This is a model that is coming from the United States, actually, that exports it to other countries. We didn’t have private insurance in Turkey, but, in the last ten years, people started to have private insurance. We had very few private hospitals in Turkey. Right now we have so many private hospitals, and, unfortunately, the Turkish Health Minister is the C.E.O. of one of the main private hospital chains in Turkey. So they started to see health as a commodity to make money. Health became a service, as we have here in the United States. This did not used to be the case. Health was a right in Turkey—for everyone. And everyone was covered. Right now it is still much better than America, in terms of coverage. But, still, it is not enough. And it is weaker.
What have your friends who are doctors in Turkey been saying to you recently?
I have talked to many medical doctors. First of all, they have been complaining about the equipment, the P.P.E., and about the lack of transparency. For example, they do tests today, and the results come in four days, but they want to get the results the same day, and they’re very concerned about the violence that will come from the patients’ relatives. Just before the pandemic, the Turkish Medical Association was planning to organize a very big meeting in Ankara to protest violence against medical professionals. And right now they’re worried that, as the intensive-care units will be full soon and the people will be so stressed, there will be many more deaths, which might lead to an increase in the violence.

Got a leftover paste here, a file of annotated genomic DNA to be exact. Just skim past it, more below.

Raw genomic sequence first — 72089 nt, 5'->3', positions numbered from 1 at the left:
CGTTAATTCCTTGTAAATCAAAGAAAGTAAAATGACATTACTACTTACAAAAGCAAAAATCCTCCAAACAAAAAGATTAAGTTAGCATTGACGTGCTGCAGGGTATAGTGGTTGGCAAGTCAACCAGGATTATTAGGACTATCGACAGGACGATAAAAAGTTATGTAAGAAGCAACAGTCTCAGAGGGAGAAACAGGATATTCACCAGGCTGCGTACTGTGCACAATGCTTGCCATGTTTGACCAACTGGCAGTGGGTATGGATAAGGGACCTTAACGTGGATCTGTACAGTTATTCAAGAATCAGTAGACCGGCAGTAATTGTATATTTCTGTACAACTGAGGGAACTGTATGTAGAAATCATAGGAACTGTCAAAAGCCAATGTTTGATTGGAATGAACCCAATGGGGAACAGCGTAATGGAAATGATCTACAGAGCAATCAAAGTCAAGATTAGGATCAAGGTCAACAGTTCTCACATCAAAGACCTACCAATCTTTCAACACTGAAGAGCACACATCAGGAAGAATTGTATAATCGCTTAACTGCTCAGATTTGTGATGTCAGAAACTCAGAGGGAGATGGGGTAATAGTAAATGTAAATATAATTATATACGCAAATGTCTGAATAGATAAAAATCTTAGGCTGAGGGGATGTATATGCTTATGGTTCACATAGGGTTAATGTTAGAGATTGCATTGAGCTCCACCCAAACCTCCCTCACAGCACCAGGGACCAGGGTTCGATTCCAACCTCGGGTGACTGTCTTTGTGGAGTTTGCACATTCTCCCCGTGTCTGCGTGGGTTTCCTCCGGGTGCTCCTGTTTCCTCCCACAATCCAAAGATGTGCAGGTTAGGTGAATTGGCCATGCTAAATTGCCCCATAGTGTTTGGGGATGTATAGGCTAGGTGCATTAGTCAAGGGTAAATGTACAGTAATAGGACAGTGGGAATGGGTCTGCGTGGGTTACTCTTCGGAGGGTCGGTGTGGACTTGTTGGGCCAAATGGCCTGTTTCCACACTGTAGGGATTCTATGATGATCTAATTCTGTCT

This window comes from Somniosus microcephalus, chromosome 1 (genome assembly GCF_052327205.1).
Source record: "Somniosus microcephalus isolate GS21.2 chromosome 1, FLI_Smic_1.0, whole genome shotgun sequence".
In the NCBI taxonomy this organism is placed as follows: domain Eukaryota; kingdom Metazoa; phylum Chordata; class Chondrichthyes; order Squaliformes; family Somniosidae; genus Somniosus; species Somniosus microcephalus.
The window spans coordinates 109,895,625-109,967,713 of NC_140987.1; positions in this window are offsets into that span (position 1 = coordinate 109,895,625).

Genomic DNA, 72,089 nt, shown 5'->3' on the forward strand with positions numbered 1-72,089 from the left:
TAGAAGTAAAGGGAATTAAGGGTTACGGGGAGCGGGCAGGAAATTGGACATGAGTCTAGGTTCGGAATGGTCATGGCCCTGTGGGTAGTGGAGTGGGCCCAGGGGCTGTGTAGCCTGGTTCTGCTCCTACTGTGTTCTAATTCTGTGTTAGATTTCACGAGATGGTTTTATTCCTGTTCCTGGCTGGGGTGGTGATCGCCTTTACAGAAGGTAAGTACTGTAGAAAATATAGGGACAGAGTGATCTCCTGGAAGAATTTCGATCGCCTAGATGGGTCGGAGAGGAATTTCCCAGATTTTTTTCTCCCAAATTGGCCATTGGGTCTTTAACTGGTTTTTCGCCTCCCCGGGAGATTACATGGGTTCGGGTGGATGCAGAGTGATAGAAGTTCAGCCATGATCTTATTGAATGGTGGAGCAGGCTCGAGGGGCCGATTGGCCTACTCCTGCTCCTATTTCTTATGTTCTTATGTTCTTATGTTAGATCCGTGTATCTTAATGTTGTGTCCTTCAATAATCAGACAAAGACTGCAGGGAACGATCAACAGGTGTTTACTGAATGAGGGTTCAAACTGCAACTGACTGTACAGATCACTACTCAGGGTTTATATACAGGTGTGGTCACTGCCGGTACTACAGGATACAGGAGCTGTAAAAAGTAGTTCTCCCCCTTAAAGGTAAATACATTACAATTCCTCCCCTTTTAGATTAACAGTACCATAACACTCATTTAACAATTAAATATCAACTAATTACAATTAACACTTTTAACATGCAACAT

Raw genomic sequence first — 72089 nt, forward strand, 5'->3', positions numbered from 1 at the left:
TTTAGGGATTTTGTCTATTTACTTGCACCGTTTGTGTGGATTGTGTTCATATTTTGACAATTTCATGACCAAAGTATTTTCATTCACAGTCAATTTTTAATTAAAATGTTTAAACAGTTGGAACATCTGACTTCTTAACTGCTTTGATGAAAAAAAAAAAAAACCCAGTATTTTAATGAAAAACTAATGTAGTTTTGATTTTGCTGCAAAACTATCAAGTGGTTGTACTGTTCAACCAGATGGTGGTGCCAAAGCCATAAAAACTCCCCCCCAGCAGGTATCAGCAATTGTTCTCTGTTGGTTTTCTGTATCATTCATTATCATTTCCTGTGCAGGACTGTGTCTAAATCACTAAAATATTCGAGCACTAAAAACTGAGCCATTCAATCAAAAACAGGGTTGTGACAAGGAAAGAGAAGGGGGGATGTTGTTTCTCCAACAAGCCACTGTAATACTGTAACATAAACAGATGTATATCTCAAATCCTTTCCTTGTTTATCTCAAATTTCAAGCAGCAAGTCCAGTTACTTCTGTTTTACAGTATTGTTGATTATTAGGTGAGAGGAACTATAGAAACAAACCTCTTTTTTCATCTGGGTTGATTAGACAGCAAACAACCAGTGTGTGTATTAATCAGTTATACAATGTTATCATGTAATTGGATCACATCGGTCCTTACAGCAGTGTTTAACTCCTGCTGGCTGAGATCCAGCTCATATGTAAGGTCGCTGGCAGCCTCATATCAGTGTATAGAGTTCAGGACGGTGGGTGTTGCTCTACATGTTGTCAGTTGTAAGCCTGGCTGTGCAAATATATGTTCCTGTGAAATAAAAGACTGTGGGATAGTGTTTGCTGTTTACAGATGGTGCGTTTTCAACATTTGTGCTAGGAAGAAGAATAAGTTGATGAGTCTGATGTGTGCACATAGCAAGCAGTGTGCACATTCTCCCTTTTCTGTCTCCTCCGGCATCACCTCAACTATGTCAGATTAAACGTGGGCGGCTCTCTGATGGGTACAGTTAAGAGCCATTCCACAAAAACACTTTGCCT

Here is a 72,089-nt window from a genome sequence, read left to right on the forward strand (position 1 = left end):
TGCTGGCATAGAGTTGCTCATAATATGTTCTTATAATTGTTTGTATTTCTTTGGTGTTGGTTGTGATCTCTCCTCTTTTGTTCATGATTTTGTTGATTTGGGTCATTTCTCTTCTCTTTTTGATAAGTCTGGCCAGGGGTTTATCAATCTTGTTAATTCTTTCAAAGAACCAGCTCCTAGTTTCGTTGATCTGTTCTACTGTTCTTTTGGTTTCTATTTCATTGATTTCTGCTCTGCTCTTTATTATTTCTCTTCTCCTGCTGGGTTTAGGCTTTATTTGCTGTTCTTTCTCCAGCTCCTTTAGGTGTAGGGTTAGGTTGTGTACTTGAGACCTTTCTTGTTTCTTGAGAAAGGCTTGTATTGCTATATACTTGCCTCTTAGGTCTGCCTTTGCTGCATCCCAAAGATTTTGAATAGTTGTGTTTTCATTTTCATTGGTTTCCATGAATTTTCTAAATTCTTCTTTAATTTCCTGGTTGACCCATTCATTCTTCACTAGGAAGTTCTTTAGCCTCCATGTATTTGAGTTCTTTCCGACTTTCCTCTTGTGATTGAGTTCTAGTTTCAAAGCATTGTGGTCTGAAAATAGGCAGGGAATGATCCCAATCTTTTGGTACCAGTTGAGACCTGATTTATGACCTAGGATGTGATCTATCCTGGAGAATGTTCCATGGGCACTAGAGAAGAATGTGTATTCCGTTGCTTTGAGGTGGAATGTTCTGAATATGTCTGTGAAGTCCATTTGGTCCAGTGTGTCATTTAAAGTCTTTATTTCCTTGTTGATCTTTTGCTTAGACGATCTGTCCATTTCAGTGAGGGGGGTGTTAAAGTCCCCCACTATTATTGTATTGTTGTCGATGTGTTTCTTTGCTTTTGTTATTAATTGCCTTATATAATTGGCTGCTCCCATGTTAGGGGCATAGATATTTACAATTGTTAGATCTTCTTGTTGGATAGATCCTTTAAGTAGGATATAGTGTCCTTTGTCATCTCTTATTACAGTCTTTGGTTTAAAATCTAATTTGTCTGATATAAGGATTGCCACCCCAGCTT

But their main concern is the P.P.E. and working conditions. And the Turkey Medical Association’s main concern is transparency and how the Turkish government is managing the process.
Do you have a sense of why Erdoğan has reacted the way he has? Some leaders of his ilk have not taken this seriously, but others, such as Narendra Modi or Xi Jinping, have, whatever you think of them or their methods.
I was hoping that, after I saw this interview with the Minister of Health, that they would take this seriously. They have been following what is going on in the world, and I was hoping to see some lockdowns of infected cities. They closed down schools and universities, but there is not a city in Turkey that is locked down or quarantined yet. And the second thing is that the number of the tests were so low. We are really not ready for this pandemic. And if we cannot protect our health professionals from the virus in the next two weeks, we will lose people who are fighting this virus. I was hoping to see more, because we have had some time, Turkey and the United States, but, unfortunately, the government didn’t see the tsunamis coming to us. A tsunami is coming to our cities.
There are many similarities between Trump, Erdoğan, Bolsonaro. And, unfortunately, they also have a role. This is a historical moment, and in the future historians will write about this, and I think that this will be one of the factors: Was there an authoritarian leader in the country or not?
Thank you so much for talking.
Can I make one more point? In Turkey, we have approximately three hundred thousand people in prison. Of these people, many of them are over sixty, and many have chronic conditions. In addition to this, Turkey is one of the top countries that imprisons journalists, politicians, students, lawyers. So right now, in these very crowded prisons, there’s a huge risk that we might have infections, and it might kill many people. And you saw in the news in New York, which has three people per a thousand infected. In Rikers, there are twenty-seven people in a thousand that are infected. This can cause massive deaths in prison, so we have to think about these people in prison, as well. We need reform. And in Turkey they have been talking about this, but they are excluding all political prisoners.